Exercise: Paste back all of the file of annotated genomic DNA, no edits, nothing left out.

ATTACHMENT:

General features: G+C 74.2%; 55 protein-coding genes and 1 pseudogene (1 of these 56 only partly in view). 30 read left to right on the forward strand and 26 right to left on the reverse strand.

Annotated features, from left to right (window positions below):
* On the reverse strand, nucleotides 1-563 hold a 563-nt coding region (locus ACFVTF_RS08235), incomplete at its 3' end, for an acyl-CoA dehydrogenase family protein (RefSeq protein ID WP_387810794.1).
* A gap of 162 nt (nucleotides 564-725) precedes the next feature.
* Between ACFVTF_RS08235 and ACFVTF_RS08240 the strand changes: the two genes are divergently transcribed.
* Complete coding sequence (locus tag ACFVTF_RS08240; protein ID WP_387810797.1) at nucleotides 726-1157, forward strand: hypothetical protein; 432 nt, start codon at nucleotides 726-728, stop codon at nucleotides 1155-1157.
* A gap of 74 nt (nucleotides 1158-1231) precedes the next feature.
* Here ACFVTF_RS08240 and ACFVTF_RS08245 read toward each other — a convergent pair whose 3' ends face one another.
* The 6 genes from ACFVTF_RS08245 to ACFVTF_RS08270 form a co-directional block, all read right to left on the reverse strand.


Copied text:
General features: G+C 74.2%; 55 protein-coding genes and 1 pseudogene (1 of these 56 only partly in view). 30 read left to right on the forward strand and 26 right to left on the reverse strand.

Annotated features, from left to right (window positions below):
* On the reverse strand, nucleotides 1-563 hold a 563-nt coding region (locus ACFVTF_RS08235), incomplete at its 3' end, for an acyl-CoA dehydrogenase family protein (RefSeq protein ID WP_387810794.1).
* A gap of 162 nt (nucleotides 564-725) precedes the next feature.
* Between ACFVTF_RS08235 and ACFVTF_RS08240 the strand changes: the two genes are divergently transcribed.
* Complete coding sequence (locus tag ACFVTF_RS08240; protein ID WP_387810797.1) at nucleotides 726-1157, forward strand: hypothetical protein; 432 nt, start codon at nucleotides 726-728, stop codon at nucleotides 1155-1157.
* A gap of 74 nt (nucleotides 1158-1231) precedes the next feature.
* Here ACFVTF_RS08240 and ACFVTF_RS08245 read toward each other — a convergent pair whose 3' ends face one another.
* The 6 genes from ACFVTF_RS08245 to ACFVTF_RS08270 form a co-directional block, all read right to left on the reverse strand.